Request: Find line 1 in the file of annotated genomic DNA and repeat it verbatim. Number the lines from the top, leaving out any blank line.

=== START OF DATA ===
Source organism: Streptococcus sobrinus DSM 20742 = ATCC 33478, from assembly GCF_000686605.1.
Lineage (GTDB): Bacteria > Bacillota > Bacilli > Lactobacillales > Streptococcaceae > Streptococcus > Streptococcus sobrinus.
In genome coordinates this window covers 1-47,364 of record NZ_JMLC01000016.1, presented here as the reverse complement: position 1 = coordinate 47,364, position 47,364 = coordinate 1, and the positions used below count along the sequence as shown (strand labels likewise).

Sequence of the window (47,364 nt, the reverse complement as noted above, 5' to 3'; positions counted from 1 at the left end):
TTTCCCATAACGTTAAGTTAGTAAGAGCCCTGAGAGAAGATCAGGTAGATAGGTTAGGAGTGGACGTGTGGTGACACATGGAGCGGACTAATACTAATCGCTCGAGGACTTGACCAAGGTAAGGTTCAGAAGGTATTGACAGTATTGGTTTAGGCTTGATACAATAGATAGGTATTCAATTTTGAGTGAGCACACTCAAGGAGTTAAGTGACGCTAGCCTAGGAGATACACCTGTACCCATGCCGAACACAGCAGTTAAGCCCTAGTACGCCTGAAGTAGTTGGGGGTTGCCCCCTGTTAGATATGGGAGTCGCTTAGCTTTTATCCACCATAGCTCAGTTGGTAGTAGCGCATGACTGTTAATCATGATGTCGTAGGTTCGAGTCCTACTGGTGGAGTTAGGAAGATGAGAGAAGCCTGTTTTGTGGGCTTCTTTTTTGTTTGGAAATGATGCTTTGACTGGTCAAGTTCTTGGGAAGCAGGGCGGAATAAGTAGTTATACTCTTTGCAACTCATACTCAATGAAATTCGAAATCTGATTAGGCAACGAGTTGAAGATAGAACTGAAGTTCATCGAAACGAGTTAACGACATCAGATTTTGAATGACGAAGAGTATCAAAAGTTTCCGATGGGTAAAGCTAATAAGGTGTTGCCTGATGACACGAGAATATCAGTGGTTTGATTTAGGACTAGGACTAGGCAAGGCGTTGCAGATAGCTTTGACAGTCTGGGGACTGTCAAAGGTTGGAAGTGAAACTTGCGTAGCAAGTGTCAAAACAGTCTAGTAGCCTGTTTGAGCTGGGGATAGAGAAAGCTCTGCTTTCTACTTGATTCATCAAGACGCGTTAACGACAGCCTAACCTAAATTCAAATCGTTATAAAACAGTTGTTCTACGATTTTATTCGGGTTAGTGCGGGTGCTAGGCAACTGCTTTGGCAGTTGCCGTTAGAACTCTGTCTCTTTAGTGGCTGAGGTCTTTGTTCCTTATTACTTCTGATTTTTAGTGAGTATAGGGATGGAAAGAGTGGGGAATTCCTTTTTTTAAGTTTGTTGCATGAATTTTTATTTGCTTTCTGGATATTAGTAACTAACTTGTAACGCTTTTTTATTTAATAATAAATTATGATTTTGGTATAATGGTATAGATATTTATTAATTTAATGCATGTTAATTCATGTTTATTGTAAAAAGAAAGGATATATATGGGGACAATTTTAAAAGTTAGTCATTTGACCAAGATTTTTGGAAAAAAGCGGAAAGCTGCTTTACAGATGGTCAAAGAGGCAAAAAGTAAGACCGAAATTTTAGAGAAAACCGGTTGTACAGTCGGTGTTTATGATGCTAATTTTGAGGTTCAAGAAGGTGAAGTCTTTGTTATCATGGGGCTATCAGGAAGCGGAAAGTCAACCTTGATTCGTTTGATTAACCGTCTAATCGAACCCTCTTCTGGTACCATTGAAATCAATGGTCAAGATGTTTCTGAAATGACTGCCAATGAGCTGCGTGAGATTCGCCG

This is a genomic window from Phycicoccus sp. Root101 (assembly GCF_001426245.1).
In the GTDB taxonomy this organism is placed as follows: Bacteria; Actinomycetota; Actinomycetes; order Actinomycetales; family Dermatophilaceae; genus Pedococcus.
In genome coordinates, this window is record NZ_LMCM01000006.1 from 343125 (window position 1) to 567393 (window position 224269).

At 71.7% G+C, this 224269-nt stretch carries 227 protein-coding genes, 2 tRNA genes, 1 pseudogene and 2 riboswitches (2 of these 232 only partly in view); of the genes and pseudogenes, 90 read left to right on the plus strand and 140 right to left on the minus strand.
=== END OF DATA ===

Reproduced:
Source organism: Streptococcus sobrinus DSM 20742 = ATCC 33478, from assembly GCF_000686605.1.